Watching a nature program on PBS one evening, I was appalled to hear that elephants could be extinct by 2050.  Of course, I needed no more information then that to react--if PBS said it might happen, then I knew it had to be true.  Over the course of the next several weeks, an elephant began to form itself in my studio, birthing itself into a world covered entirely by concrete, a relection of the world in 2050.  The only trees are just barely alive, if at all.  Graffiti is everywhere: on the ground, the trees, and, adding insult to injury, someone has even managed to graffiti our elephant's ear and side. Even the clouds have been hit. The sky, while beautiful, reflects an atmospheric soup of noxious gasses and pollutants, nothing any living thing should have to breathe.  Like all elephants past, present, and future, this last elephant is stoic, but very, very sad.

Friday, March 9, 2012

Bob with Lightning 1984

In this image, I chose to give Bob strangely striped pants, mismatched shoes, and a disjointed stance,  black snake hanging casually from his right hand,  all of which support his being the awkward outsider.  At the same time, I surrounded him with peculiar natural phenomena:  a thin lightening bolt, a floppy, rubber like snake, the oddly threatening yellow cloud, and shadow with a life of its own. His chest glows and he peers intently out--we have no idea where, just that it's important. And it's clear to us that if the going gets any rougher, he has his lightening bolt, his snake, and his fierce cloud to help him find his way.

Tuesday, March 6, 2012

Lost Child 2008

Three years ago, in 2008, I was at Hollins University in Virginia for a semester as an artist-in-residence. I got there in early February, and the first week I was there I got a call from my youngest daughter.  She was upset because a friend of hers from New Mexico had disappeared.  He had gone back to his college in Vermont a little early, before the winter interim was over, and was last seen by friends at the school.  After that, there was simply no trace of him. 

I was very concerned about this boy.  I didn't know him, but I identified with him in many ways.  He was  between the age of my two daughters--a year older then my youngest.  I felt  vulnerable at Hollins when I first got there, worrying that if I went for a run or a bike ride and if something were to happen to me, no one would notice, especially if it happened over a weekend.  As the weeks went by, there was not only no trace of him, there were no clues of any kind to indicate what might have happened.  His mother moved to Vermont with his younger brother to live until he was found, and a website was set up(which I followed every few days to see if anything developed or changed).  From everything I read about him, I knew I would have liked this boy. One day I did something very unlike me:  I went into the  chapel at Hollins and I prayed for him, tears streaming down my cheeks as I asked the powers that be to help find this great kid.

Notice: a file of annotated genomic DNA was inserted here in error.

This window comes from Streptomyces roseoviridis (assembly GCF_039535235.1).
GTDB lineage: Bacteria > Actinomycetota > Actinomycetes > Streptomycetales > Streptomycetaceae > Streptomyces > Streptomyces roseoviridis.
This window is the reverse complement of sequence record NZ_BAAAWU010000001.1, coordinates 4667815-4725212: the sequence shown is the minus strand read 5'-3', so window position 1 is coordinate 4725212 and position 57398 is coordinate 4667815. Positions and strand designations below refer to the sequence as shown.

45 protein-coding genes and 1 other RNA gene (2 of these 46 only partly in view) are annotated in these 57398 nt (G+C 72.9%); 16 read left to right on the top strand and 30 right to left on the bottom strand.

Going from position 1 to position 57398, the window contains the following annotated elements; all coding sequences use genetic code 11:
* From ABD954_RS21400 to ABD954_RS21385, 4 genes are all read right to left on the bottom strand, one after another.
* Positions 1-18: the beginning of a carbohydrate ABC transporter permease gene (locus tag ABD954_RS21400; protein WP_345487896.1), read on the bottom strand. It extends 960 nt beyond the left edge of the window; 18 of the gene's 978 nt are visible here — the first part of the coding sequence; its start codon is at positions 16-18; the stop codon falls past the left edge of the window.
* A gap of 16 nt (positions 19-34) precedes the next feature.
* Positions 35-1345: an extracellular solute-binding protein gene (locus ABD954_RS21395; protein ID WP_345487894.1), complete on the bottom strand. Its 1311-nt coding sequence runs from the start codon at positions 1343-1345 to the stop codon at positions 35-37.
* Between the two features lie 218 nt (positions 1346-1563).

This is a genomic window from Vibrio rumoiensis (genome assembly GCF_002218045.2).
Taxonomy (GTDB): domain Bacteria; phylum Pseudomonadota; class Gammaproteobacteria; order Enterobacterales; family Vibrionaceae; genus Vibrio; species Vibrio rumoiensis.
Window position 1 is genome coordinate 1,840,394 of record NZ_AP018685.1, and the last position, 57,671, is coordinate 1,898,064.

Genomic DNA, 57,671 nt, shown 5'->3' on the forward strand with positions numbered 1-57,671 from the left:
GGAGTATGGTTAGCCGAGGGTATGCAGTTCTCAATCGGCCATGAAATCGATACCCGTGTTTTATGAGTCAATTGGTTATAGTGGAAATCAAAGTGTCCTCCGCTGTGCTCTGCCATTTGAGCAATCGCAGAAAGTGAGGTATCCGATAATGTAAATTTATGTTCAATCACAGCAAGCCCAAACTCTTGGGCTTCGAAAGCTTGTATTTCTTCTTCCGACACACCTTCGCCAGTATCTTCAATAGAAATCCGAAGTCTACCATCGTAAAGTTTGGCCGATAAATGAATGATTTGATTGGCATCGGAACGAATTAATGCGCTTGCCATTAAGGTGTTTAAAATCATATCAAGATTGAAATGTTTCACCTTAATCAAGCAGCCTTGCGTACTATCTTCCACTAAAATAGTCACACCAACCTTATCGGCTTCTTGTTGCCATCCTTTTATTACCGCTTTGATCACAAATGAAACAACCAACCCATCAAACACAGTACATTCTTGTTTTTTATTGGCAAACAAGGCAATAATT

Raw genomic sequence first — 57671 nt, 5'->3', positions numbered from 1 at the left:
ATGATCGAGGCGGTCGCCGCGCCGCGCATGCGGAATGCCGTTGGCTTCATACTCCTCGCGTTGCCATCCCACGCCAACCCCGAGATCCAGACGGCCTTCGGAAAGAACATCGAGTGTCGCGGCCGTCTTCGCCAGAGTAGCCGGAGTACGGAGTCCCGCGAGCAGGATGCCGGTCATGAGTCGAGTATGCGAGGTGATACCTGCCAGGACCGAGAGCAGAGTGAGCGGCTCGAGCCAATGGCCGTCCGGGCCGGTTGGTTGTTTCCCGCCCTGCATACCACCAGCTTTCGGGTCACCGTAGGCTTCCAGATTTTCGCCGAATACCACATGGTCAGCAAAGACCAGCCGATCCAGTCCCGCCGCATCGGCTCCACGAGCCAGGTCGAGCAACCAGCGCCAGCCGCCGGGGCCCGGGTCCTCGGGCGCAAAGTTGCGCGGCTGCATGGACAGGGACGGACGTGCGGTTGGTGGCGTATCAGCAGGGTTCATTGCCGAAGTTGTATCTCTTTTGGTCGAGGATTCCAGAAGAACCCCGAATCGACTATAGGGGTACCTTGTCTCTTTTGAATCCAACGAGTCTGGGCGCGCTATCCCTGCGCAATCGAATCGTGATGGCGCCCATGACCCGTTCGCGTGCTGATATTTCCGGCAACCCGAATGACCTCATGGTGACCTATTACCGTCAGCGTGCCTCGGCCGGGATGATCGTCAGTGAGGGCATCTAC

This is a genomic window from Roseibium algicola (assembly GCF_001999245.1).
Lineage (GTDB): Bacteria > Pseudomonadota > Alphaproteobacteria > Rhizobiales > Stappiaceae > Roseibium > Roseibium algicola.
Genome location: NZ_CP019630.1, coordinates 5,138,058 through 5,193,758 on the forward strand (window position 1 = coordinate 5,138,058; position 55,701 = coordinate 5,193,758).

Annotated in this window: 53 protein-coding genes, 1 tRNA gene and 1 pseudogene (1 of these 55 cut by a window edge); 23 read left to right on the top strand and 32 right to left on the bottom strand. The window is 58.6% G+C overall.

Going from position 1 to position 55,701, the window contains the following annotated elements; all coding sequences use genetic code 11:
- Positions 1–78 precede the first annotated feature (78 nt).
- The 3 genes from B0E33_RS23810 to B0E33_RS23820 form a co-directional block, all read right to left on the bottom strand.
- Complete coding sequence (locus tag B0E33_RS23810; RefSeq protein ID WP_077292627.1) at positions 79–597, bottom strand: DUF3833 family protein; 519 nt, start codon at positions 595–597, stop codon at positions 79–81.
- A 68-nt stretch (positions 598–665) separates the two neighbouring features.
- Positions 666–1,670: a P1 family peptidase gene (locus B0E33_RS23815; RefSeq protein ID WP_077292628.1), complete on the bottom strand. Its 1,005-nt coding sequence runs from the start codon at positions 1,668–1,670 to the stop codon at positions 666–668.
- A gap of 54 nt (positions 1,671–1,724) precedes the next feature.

In March, just before spring break, I was working in my studio and "Lost Child" made itself present to me.  It literally fell into place, the pieces of paper landing, almost on their own, into this descriptive piece of a figure(an Angel?) leading a  boy somewhere.  I didnt' know if the figure leading the child was a good figure or not, and I still don't know that.  I did know, of course, that the piece was about the lost boy.  In May, after returning to New Mexico, I heard on the evening news that the boy's body had been found in a stream that ran through the school's property.  Evidently, he had fallen through the ice, drowned and then been frozen in the ice until the spring.  When I look at Lost Child now I see that the painting was giving me all the clues of what had happened: a winter landscape with what I now see is an icy pool of water, his body constructed of paddles to connect him with the drowning, and the crows and clouds witnessing his death as the Angel leads him away.

Friday, March 2, 2012

Two People Walking in the Desert 1995

Here is how you paint over the surface of a black and white photograph:

1. You cover the surface of the photograph with oil paint.
2. You push the paint around until you have something you like.
3. You wipe the gorgeous paint away until you find something that you can hook your unconscious on to--some bit of photographic information that will let you know what it is that you need to talk about.
4.  The painting begins to reveals itself to you, and you are off to the races, happy, excited, and curious to find out what needs to be said.
5. You struggle to make the painting work.  At times you think you have made the best painting ever, but then later you think it's never going to come to completion and that it's really terrible.
6.  You think you're finished but you have to ask your husband to come and take a look(you are very vulnerable at this point).  If you are lucky he will say he thinks it's fantastic.  If you aren't lucky he will just stand and stare at it and not have much to say, or start to tell you about his day.  Then you have to go back to #5, or possibly even #1.

You have to both remember what the photo is about, but at the same time, forget it.  What is revealed has to be a surprise, but then, if you need some bit of photographic information as the story develops, you have to be able to remember where it might be.  If you blunder around trying to reveal something, you risk losing your painting, but if you need the perfect eye or nose or a certain texture, then you have to be able to find it pretty much on the first swipe.  The paint is forgiving--it takes over 12 hours to start to dry, but what isn't so forgiving is your creative self.  It will give you nice paintings and clues about what is going on, but if you get sloppy or careless with the information it has given you, it will turn it's back to you, cross its arms across its chest and refuse to help.  Then you're really screwed.